I’ve started digging through a host of analytics data that shows me what questions people are asking when they come to Fencing.Net. With that in mind, I’ve started up this new section for frequently asked questions (FAQs).
Over the next several weeks (and maybe months), we’ll be going over the search data we have on what questions people are asking when they hit the site. For those we’ll either write up a new posting, or refresh an older post that already does a good job answering the question. If you have a fencing-related question that you’d like us to answer, then please shoot that via email to [email protected] and we’ll send you the answer as well as a link to the page if we publish your question.
Today’s question: How Long is a Fencing Sword?
Answer: The maximum length for a foil or epee is 110 centimeters (about 43.3 inches.) The maximum length for a fencing sabre is 105 centimeters (about 41.33 inches).
Longer answer (with background and references!):
In the sport of fencing there are standards for each weapon – foil, epee, and sabre – to make a level playing field for the athletes.
Since we are trying to hit the target with our fencing sword, a longer blade can give an advantage over an athlete with a shorter blade. Because of this, there are maximum lengths for both the blade and the overall foil, epee, and sabre.
The maximum blade length is the length of the blade measured from the bell guard to the tip of the weapon. There are different rules for each of the weapons, though foil and epee share the maximum lengths for the total fencing sword as well as the blade.
When reviewing the rules about the length, keep the following in mind:
The overall length takes into account the bell-guard and grip. The measurement is taken from the end of the tip to the end of the pommel or grip, whichever is longer.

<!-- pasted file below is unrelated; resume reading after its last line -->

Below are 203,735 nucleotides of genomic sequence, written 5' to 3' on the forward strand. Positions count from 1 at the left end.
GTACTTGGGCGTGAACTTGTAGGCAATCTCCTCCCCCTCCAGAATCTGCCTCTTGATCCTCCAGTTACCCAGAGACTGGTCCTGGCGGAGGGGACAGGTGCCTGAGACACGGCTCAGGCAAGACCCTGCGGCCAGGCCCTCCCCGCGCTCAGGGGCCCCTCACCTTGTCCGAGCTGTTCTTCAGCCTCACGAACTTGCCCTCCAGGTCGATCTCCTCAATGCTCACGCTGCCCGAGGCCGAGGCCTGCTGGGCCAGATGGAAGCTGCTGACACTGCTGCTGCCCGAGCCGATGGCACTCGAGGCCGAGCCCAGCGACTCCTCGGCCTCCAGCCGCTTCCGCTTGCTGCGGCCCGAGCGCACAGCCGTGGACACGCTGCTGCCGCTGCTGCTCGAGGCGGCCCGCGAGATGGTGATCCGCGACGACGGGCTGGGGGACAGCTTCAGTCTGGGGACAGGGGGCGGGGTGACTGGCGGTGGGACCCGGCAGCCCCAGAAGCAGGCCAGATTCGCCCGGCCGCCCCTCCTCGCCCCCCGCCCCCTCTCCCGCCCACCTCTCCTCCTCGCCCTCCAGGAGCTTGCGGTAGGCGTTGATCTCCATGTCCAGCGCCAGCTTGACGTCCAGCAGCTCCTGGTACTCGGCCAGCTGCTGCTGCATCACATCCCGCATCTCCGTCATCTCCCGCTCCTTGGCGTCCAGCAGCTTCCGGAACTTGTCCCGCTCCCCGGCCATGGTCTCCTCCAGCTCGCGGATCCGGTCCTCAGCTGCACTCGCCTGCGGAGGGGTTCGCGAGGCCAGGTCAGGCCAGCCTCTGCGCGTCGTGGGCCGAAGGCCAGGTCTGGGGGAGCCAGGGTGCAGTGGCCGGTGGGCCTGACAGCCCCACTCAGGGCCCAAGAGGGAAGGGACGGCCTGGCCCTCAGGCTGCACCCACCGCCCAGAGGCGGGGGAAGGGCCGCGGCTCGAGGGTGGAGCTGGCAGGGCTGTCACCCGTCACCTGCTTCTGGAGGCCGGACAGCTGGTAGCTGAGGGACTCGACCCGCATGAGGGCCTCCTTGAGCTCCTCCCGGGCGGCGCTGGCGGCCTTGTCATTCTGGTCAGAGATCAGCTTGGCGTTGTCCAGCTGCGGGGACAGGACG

- The blade is measured from the bell-guard to the tip.
- There are also maximum sizes for the bellguards, as those provide protection from hits as well.
- The overall lengths are set forth in the official international rules in metric lengths:
In foil and epee:
The maximum length of the blade is 90 cm
The maximum length of the foil or epee is 110cm
The maximum length of the sabre is 105cm
The maximum length of the sabre blade is 88cm
For additional rules about the size of the bell-guards, grips, as well as some illustrations you can use for guidance, please refer to Refer to m.3 of the rules. (FencingOfficials.org has download links to the current USA Fencing rulebook in various formats. Here is the link to the pdf format.)
OK. So what is a size 5 fencing blade?
Short answer: A size 5 blade is the standard, maximum length, fencing blade.
Fencing equipment suppliers designate shorter blades as size “2” or “0” to reference their shorter length. The only age group in USA Fencing that is not allowed to use a full sized fencing blade is the Y10 age group.
Fencing blades used to be widely available in sizes from “0” to “5” with a size “5” blade being the maximum legal length. A “size 5” blade will be the maximum length allowed, 90cm for foil and epee, 88cm for sabre. This measures to approx 35.4 inches in foil and epee and 34.6 inches in sabre.
Today, the main lengths that are commercially available are the size “5” and size “2”. Some fencing clubs provide size “0” blades for their youth classes.
For USA Fencing Youth competitions, there is a shorter maximum blade size for Y10 (Under 10) age group events:
1. The maximum blade length permitted for Youth-10 competitions is 32.5
inches. (See Athlete’s Handbook, Section 2.6 and Materials Rules m.3). Parents
and fencers are advised that blades marketed as “#0” or “#2” blades are believed
to meet this requirement. Blades marketed as #0 or #2 blades that are longer
than 32.5 inches, though, are not permitted.
2. There are no special rules regarding the maximum blade length for Youth-12
and Youth-14 events. Blades must still comply with weapon-specific maximum
blade lengths (see Materials Rules m.3, m.8, m.16, m.23)
Typically, this means that for Y10 events you’ll have “Size 2” blades as those are the marketing designation for the blades that are allowed for fencing in the Y10 events. There is no overall governing body for marking blade sizes onto the blades, so keep in mind the guidance from the USA Fencing officials that it is the actual blade length, not the marked length, that applies.